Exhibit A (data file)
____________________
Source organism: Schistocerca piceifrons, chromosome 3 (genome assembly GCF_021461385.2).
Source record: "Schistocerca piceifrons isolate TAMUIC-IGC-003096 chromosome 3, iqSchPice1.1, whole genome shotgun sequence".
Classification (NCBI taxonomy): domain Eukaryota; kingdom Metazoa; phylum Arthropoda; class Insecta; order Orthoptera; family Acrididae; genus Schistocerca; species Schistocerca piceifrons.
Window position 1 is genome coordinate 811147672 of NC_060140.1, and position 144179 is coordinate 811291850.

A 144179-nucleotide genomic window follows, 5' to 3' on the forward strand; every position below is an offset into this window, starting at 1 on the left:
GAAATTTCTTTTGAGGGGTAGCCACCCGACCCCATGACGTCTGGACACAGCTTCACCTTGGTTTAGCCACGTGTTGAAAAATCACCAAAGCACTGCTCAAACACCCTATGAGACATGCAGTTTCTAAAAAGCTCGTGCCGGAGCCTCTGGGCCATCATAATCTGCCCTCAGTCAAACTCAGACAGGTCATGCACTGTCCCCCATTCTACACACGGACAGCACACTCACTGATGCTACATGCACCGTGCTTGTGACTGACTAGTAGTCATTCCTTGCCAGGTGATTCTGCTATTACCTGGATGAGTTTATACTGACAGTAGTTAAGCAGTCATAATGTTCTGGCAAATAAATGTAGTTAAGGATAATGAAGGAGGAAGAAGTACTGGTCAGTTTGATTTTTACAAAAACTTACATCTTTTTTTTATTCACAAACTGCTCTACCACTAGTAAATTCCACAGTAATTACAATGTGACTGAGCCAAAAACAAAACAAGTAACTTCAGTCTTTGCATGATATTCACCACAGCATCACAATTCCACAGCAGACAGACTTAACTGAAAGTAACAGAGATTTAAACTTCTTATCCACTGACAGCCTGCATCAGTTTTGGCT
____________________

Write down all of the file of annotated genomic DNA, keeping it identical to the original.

Source organism: Schistocerca piceifrons, chromosome 3 (genome assembly GCF_021461385.2).
Source record: "Schistocerca piceifrons isolate TAMUIC-IGC-003096 chromosome 3, iqSchPice1.1, whole genome shotgun sequence".
Classification (NCBI taxonomy): domain Eukaryota; kingdom Metazoa; phylum Arthropoda; class Insecta; order Orthoptera; family Acrididae; genus Schistocerca; species Schistocerca piceifrons.
Window position 1 is genome coordinate 811147672 of NC_060140.1, and position 144179 is coordinate 811291850.

A 144179-nucleotide genomic window follows, 5' to 3' on the forward strand; every position below is an offset into this window, starting at 1 on the left:
GAAATTTCTTTTGAGGGGTAGCCACCCGACCCCATGACGTCTGGACACAGCTTCACCTTGGTTTAGCCACGTGTTGAAAAATCACCAAAGCACTGCTCAAACACCCTATGAGACATGCAGTTTCTAAAAAGCTCGTGCCGGAGCCTCTGGGCCATCATAATCTGCCCTCAGTCAAACTCAGACAGGTCATGCACTGTCCCCCATTCTACACACGGACAGCACACTCACTGATGCTACATGCACCGTGCTTGTGACTGACTAGTAGTCATTCCTTGCCAGGTGATTCTGCTATTACCTGGATGAGTTTATACTGACAGTAGTTAAGCAGTCATAATGTTCTGGCAAATAAATGTAGTTAAGGATAATGAAGGAGGAAGAAGTACTGGTCAGTTTGATTTTTACAAAAACTTACATCTTTTTTTTATTCACAAACTGCTCTACCACTAGTAAATTCCACAGTAATTACAATGTGACTGAGCCAAAAACAAAACAAGTAACTTCAGTCTTTGCATGATATTCACCACAGCATCACAATTCCACAGCAGACAGACTTAACTGAAAGTAACAGAGATTTAAACTTCTTATCCACTGACAGCCTGCATCAGTTTTGGCT